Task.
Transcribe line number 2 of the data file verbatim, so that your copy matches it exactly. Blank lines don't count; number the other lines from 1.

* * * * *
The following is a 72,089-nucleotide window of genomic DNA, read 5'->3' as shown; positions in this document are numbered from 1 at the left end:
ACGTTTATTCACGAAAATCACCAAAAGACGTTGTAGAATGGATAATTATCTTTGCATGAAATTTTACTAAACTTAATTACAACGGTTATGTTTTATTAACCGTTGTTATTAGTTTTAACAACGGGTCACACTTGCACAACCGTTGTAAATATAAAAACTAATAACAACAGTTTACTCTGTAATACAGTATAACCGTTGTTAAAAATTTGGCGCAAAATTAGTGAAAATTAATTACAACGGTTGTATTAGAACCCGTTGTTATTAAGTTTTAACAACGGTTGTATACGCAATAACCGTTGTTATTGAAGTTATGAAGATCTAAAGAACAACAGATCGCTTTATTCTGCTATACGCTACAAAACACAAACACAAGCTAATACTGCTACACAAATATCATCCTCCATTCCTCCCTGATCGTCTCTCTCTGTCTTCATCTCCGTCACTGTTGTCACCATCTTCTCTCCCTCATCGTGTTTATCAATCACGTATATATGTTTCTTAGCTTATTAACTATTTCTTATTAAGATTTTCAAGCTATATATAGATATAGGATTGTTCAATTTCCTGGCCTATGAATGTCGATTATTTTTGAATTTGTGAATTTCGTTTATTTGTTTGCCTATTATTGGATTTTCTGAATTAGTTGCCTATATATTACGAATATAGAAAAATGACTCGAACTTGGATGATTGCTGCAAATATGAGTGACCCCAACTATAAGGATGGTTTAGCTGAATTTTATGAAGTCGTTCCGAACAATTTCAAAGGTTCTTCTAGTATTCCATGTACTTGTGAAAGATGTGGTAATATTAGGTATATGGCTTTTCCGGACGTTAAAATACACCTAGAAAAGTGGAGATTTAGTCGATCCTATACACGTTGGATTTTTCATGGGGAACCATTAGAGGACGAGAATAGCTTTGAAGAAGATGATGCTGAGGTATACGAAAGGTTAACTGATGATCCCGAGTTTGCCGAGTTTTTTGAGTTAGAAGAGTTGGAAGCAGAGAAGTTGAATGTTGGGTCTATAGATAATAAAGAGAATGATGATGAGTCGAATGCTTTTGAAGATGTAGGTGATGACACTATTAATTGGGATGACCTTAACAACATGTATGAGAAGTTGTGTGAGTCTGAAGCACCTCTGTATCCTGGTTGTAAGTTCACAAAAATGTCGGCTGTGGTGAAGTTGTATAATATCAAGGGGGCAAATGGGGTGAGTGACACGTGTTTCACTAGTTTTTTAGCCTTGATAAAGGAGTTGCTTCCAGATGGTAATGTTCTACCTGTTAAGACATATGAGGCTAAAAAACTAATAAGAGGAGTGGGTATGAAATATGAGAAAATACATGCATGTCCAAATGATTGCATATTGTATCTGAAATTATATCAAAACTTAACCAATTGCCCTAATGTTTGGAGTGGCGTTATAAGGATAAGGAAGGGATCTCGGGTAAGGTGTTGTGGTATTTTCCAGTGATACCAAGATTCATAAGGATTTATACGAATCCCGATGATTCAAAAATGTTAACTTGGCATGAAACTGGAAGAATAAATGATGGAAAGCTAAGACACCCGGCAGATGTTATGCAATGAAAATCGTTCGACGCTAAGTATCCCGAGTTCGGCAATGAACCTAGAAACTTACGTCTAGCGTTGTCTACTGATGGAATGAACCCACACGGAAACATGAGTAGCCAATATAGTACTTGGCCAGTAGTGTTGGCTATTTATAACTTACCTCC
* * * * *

ACGTTTATTCACGAAAATCACCAAAAGACGTTGTAGAATGGATAATTATCTTTGCATGAAATTTTACTAAACTTAATTACAACGGTTATGTTTTATTAACCGTTGTTATTAGTTTTAACAACGGGTCACACTTGCACAACCGTTGTAAATATAAAAACTAATAACAACAGTTTACTCTGTAATACAGTATAACCGTTGTTAAAAATTTGGCGCAAAATTAGTGAAAATTAATTACAACGGTTGTATTAGAACCCGTTGTTATTAAGTTTTAACAACGGTTGTATACGCAATAACCGTTGTTATTGAAGTTATGAAGATCTAAAGAACAACAGATCGCTTTATTCTGCTATACGCTACAAAACACAAACACAAGCTAATACTGCTACACAAATATCATCCTCCATTCCTCCCTGATCGTCTCTCTCTGTCTTCATCTCCGTCACTGTTGTCACCATCTTCTCTCCCTCATCGTGTTTATCAATCACGTATATATGTTTCTTAGCTTATTAACTATTTCTTATTAAGATTTTCAAGCTATATATAGATATAGGATTGTTCAATTTCCTGGCCTATGAATGTCGATTATTTTTGAATTTGTGAATTTCGTTTATTTGTTTGCCTATTATTGGATTTTCTGAATTAGTTGCCTATATATTACGAATATAGAAAAATGACTCGAACTTGGATGATTGCTGCAAATATGAGTGACCCCAACTATAAGGATGGTTTAGCTGAATTTTATGAAGTCGTTCCGAACAATTTCAAAGGTTCTTCTAGTATTCCATGTACTTGTGAAAGATGTGGTAATATTAGGTATATGGCTTTTCCGGACGTTAAAATACACCTAGAAAAGTGGAGATTTAGTCGATCCTATACACGTTGGATTTTTCATGGGGAACCATTAGAGGACGAGAATAGCTTTGAAGAAGATGATGCTGAGGTATACGAAAGGTTAACTGATGATCCCGAGTTTGCCGAGTTTTTTGAGTTAGAAGAGTTGGAAGCAGAGAAGTTGAATGTTGGGTCTATAGATAATAAAGAGAATGATGATGAGTCGAATGCTTTTGAAGATGTAGGTGATGACACTATTAATTGGGATGACCTTAACAACATGTATGAGAAGTTGTGTGAGTCTGAAGCACCTCTGTATCCTGGTTGTAAGTTCACAAAAATGTCGGCTGTGGTGAAGTTGTATAATATCAAGGGGGCAAATGGGGTGAGTGACACGTGTTTCACTAGTTTTTTAGCCTTGATAAAGGAGTTGCTTCCAGATGGTAATGTTCTACCTGTTAAGACATATGAGGCTAAAAAACTAATAAGAGGAGTGGGTATGAAATATGAGAAAATACATGCATGTCCAAATGATTGCATATTGTATCTGAAATTATATCAAAACTTAACCAATTGCCCTAATGTTTGGAGTGGCGTTATAAGGATAAGGAAGGGATCTCGGGTAAGGTGTTGTGGTATTTTCCAGTGATACCAAGATTCATAAGGATTTATACGAATCCCGATGATTCAAAAATGTTAACTTGGCATGAAACTGGAAGAATAAATGATGGAAAGCTAAGACACCCGGCAGATGTTATGCAATGAAAATCGTTCGACGCTAAGTATCCCGAGTTCGGCAATGAACCTAGAAACTTACGTCTAGCGTTGTCTACTGATGGAATGAACCCACACGGAAACATGAGTAGCCAATATAGTACTTGGCCAGTAGTGTTGGCTATTTATAACTTACCTCC